As with all types of cancer, the earlier breast cancer is detected, the more likely treatment results will be favorable. In some cases, early detection also can expand the treatment options available to a patient.

When it comes to aggressive HER2-positive and triple-negative breast cancers, early detection with routine screening has contributed to improved survival rates.


RCCA’s Treatment Options for HER2-Positive and Triple-Negative Breast Cancers

As one of the largest networks of cancer specialists in the United States, Regional Cancer Care Associates offers the latest advances in cancer treatment. After women are diagnosed, RCCA’s board-certified medical oncologists tailor individualized treatment plans based on the type of breast cancer, its severity, and other factors, such as the patient’s age and overall health.

“It’s an exciting time in the fight against breast cancer,” says Aileen L. Chen, M.D., a board-certified oncologist at RCCA’s Freehold and Holmdel, NJ, offices. “Next-generation sequencing technology is detecting genetic mutations that we can treat with targeted therapies in many forms of the disease. This has enhanced our ability to practice ‘personalized medicine’ by customizing a patient’s treatment based on her molecular and genetic profiles.”

Whether treating HER2-positive or triple-negative breast cancer, the first course of action usually is surgery. Before the procedure, patients are started on neoadjuvant therapy, which might include chemotherapy to shrink the tumor, reduce the area requiring surgery, and possibly avoid mastectomy removal of the entire breast).

There are several types of breast cancer surgeries, including:

  • Breast-sparing surgery: These procedures leave as much of the breast intact as possible and focus only on removing the tumor, as well as nearby affected tissue and lymph nodes. Subtypes include:
    • Lumpectomy: This surgery removes the tumor and is an option for patients whose cancer has not spread beyond its point of origin.
    • Partial mastectomy: The breast cancer and some surrounding healthy tissue is removed, leaving the breast intact.
    • Segmental mastectomy: The cancer, surrounding abnormal tissues, and some lymph nodes are removed, as well as part of the chest wall if cancer is nearby.
  • Mastectomy: This is the removal of the entire breast containing the cancer; in some cases, lymph nodes also are removed. Types of mastectomy include:
    • Total mastectomy: The entire breast is removed.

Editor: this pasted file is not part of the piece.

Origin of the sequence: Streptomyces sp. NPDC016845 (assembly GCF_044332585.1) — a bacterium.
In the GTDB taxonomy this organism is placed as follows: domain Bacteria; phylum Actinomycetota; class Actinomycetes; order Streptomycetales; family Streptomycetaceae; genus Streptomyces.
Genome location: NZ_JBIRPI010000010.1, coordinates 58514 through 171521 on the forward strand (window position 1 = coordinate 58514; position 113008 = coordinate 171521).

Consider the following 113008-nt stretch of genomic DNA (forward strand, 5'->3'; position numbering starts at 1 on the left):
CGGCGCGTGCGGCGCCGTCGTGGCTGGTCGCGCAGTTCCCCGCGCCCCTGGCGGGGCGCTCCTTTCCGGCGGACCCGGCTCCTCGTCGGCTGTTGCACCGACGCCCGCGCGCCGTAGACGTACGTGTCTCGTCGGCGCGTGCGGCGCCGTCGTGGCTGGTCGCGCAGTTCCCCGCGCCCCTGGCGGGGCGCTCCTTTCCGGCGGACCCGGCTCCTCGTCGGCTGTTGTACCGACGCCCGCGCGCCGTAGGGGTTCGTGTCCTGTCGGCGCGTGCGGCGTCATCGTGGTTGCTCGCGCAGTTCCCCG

• Modified radical mastectomy: The entire breast is removed except for the pectoralis major muscle. This approach sometimes is taken when cancer has not spread beyond the breast.
  • Mastectomy with reconstruction: In addition to having a mastectomy, patients also can have their breasts reconstructed with an implant or tissue from another area of the body. If the nipple was removed, surgeons can form a nipple and add a tattoo to mimic the appearance of the areola.

After this initial phase of treatment, approaches differ depending on the type of breast cancer. A combination of medications and non-invasive modalities, such as the following, may be included in a patient’s HER2-positive or triple-negative breast cancer treatment plan:

  • Chemotherapy: Patients receive powerful drugs that attack and kill cancer cells.
  • Hormone therapy: Medications suppress the body’s ability to produce hormones that feed certain types of cancer. Alternatively, drugs can interfere with how the hormones behave.
  • Immunotherapy: This treatment strengthens the immune system’s natural response to cancer cells, helping the immune system identify and kill those cells.
  • Radiation therapy: Using high-energy rays, this approach destroys or slows the growth of cancer cells.
  • Radiosurgery: Employing high-dose, precision-focused radiation beams, this type of surgery is performed from outside the body to destroy the patient’s tumor.
  • Targeted therapy: Special drugs target cancer cells directly, disrupting the cancer’s development and ability to grow. Targeted therapy can avoid harming healthy cells by acting only on malignant cells.